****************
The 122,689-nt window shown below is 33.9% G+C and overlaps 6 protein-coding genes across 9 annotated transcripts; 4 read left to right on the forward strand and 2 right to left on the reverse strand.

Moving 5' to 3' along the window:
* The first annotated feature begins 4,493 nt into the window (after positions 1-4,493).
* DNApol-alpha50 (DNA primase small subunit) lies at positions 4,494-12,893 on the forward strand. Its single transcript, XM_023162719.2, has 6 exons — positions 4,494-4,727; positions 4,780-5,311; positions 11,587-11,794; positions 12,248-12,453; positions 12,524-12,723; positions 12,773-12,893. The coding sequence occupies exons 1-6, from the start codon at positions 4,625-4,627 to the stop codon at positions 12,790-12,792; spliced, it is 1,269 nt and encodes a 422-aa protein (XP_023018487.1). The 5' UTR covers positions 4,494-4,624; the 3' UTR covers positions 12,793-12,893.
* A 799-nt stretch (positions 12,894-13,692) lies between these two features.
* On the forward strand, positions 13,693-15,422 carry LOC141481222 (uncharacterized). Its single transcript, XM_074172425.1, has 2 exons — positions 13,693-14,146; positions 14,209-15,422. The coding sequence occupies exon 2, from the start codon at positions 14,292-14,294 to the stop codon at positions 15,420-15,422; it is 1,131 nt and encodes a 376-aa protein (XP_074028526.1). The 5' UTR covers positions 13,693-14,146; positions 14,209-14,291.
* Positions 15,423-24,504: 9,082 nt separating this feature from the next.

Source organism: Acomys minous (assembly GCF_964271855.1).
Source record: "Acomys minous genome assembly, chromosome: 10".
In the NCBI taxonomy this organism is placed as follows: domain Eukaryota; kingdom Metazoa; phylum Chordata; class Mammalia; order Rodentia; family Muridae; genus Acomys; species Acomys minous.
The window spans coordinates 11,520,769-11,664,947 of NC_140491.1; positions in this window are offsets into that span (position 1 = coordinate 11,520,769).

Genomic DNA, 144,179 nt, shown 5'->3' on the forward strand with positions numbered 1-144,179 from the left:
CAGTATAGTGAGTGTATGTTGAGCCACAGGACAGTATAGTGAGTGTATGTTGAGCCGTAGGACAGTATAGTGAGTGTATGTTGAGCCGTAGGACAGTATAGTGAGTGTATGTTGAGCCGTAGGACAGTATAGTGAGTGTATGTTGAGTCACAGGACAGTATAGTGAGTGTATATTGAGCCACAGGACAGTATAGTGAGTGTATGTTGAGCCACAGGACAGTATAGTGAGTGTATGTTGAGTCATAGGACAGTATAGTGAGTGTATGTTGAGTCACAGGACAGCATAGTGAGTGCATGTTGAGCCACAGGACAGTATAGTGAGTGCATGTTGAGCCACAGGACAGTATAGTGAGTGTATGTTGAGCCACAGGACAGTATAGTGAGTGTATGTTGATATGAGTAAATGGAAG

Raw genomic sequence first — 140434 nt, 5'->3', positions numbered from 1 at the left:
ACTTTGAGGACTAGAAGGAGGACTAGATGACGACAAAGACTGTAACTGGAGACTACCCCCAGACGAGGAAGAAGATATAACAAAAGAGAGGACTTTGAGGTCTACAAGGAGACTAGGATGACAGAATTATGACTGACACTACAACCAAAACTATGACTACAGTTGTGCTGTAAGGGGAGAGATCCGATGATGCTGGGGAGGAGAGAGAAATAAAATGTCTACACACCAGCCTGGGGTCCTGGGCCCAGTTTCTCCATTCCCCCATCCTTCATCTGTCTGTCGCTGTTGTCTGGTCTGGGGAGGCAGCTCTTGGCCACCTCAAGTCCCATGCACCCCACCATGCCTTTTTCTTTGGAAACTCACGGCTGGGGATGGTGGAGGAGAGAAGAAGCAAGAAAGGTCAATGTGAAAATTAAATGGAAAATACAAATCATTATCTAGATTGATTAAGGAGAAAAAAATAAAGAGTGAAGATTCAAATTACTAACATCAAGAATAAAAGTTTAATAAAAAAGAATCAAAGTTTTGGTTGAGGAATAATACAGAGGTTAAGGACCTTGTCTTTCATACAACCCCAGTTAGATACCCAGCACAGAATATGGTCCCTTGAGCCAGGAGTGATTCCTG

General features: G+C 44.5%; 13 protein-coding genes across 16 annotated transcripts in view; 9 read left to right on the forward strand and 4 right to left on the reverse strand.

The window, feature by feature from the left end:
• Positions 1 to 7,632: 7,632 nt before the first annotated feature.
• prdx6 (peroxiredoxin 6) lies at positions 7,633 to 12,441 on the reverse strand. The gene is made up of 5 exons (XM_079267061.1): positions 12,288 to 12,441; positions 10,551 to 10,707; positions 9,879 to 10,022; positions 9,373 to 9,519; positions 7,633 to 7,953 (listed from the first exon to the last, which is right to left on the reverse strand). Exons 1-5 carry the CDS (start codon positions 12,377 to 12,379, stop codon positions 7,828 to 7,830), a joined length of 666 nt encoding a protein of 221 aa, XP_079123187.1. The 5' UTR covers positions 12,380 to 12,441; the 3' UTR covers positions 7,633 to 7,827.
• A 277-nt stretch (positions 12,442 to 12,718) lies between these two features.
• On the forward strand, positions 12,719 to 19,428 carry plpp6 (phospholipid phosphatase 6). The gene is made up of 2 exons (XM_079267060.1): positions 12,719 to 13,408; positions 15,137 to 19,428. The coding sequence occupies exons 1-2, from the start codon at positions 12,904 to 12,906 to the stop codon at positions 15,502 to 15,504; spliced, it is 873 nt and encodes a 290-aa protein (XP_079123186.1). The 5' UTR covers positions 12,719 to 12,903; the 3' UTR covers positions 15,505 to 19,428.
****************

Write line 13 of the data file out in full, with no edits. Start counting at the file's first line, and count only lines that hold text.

CAGTATAGTGAGTGTATGTTGAGCCACAGGACAGTATAGTGAGTGTATGTTGAGCCGTAGGACAGTATAGTGAGTGTATGTTGAGCCGTAGGACAGTATAGTGAGTGTATGTTGAGCCGTAGGACAGTATAGTGAGTGTATGTTGAGTCACAGGACAGTATAGTGAGTGTATATTGAGCCACAGGACAGTATAGTGAGTGTATGTTGAGCCACAGGACAGTATAGTGAGTGTATGTTGAGTCATAGGACAGTATAGTGAGTGTATGTTGAGTCACAGGACAGCATAGTGAGTGCATGTTGAGCCACAGGACAGTATAGTGAGTGCATGTTGAGCCACAGGACAGTATAGTGAGTGTATGTTGAGCCACAGGACAGTATAGTGAGTGTATGTTGATATGAGTAAATGGAAG